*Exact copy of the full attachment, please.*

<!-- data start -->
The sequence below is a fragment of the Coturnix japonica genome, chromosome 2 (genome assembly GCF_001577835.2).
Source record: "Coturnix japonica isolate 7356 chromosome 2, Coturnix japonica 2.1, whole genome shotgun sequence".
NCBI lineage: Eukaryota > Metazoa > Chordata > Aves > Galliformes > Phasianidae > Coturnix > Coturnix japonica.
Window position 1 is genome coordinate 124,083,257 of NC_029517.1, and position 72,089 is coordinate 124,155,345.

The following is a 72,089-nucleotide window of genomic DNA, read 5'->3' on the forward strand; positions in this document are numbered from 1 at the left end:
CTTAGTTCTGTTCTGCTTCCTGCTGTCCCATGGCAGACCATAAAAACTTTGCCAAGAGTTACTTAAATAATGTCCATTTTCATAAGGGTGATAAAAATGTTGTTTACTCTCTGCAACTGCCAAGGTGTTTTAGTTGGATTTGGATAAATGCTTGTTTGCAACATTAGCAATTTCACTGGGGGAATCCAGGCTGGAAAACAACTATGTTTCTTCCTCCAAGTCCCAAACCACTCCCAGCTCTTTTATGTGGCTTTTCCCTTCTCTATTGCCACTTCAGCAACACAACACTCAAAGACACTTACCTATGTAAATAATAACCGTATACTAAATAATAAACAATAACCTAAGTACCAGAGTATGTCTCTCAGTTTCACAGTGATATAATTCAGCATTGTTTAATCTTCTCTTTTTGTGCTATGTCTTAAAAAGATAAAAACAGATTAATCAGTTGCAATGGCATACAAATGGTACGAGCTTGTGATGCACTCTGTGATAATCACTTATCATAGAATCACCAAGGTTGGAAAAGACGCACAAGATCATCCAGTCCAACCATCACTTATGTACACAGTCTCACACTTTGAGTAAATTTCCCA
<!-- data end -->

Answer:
The sequence below is a fragment of the Coturnix japonica genome, chromosome 2 (genome assembly GCF_001577835.2).
Source record: "Coturnix japonica isolate 7356 chromosome 2, Coturnix japonica 2.1, whole genome shotgun sequence".
NCBI lineage: Eukaryota > Metazoa > Chordata > Aves > Galliformes > Phasianidae > Coturnix > Coturnix japonica.
Window position 1 is genome coordinate 124,083,257 of NC_029517.1, and position 72,089 is coordinate 124,155,345.

The following is a 72,089-nucleotide window of genomic DNA, read 5'->3' on the forward strand; positions in this document are numbered from 1 at the left end:
CTTAGTTCTGTTCTGCTTCCTGCTGTCCCATGGCAGACCATAAAAACTTTGCCAAGAGTTACTTAAATAATGTCCATTTTCATAAGGGTGATAAAAATGTTGTTTACTCTCTGCAACTGCCAAGGTGTTTTAGTTGGATTTGGATAAATGCTTGTTTGCAACATTAGCAATTTCACTGGGGGAATCCAGGCTGGAAAACAACTATGTTTCTTCCTCCAAGTCCCAAACCACTCCCAGCTCTTTTATGTGGCTTTTCCCTTCTCTATTGCCACTTCAGCAACACAACACTCAAAGACACTTACCTATGTAAATAATAACCGTATACTAAATAATAAACAATAACCTAAGTACCAGAGTATGTCTCTCAGTTTCACAGTGATATAATTCAGCATTGTTTAATCTTCTCTTTTTGTGCTATGTCTTAAAAAGATAAAAACAGATTAATCAGTTGCAATGGCATACAAATGGTACGAGCTTGTGATGCACTCTGTGATAATCACTTATCATAGAATCACCAAGGTTGGAAAAGACGCACAAGATCATCCAGTCCAACCATCACTTATGTACACAGTCTCACACTTTGAGTAAATTTCCCA